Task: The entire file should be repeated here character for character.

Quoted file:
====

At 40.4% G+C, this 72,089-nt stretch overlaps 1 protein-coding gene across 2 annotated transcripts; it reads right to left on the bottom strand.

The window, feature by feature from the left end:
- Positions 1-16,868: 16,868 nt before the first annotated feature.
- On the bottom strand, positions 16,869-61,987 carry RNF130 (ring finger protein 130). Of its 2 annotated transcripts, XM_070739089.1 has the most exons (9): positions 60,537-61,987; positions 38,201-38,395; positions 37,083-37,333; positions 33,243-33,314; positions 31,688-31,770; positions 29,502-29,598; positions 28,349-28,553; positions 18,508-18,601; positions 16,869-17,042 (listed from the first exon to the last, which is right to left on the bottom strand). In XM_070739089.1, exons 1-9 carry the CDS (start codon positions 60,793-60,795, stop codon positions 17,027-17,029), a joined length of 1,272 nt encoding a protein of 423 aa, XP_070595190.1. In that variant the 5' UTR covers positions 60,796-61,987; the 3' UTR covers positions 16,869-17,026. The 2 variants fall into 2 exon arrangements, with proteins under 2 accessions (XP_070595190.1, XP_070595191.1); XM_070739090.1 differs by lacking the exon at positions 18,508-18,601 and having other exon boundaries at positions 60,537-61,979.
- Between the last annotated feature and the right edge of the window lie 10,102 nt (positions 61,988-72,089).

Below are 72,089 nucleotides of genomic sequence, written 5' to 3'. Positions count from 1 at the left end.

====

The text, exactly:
At 40.4% G+C, this 72,089-nt stretch overlaps 1 protein-coding gene across 2 annotated transcripts; it reads right to left on the bottom strand.

The window, feature by feature from the left end:
- Positions 1-16,868: 16,868 nt before the first annotated feature.
- On the bottom strand, positions 16,869-61,987 carry RNF130 (ring finger protein 130). Of its 2 annotated transcripts, XM_070739089.1 has the most exons (9): positions 60,537-61,987; positions 38,201-38,395; positions 37,083-37,333; positions 33,243-33,314; positions 31,688-31,770; positions 29,502-29,598; positions 28,349-28,553; positions 18,508-18,601; positions 16,869-17,042 (listed from the first exon to the last, which is right to left on the bottom strand). In XM_070739089.1, exons 1-9 carry the CDS (start codon positions 60,793-60,795, stop codon positions 17,027-17,029), a joined length of 1,272 nt encoding a protein of 423 aa, XP_070595190.1. In that variant the 5' UTR covers positions 60,796-61,987; the 3' UTR covers positions 16,869-17,026. The 2 variants fall into 2 exon arrangements, with proteins under 2 accessions (XP_070595190.1, XP_070595191.1); XM_070739090.1 differs by lacking the exon at positions 18,508-18,601 and having other exon boundaries at positions 60,537-61,979.
- Between the last annotated feature and the right edge of the window lie 10,102 nt (positions 61,988-72,089).

Below are 72,089 nucleotides of genomic sequence, written 5' to 3'. Positions count from 1 at the left end.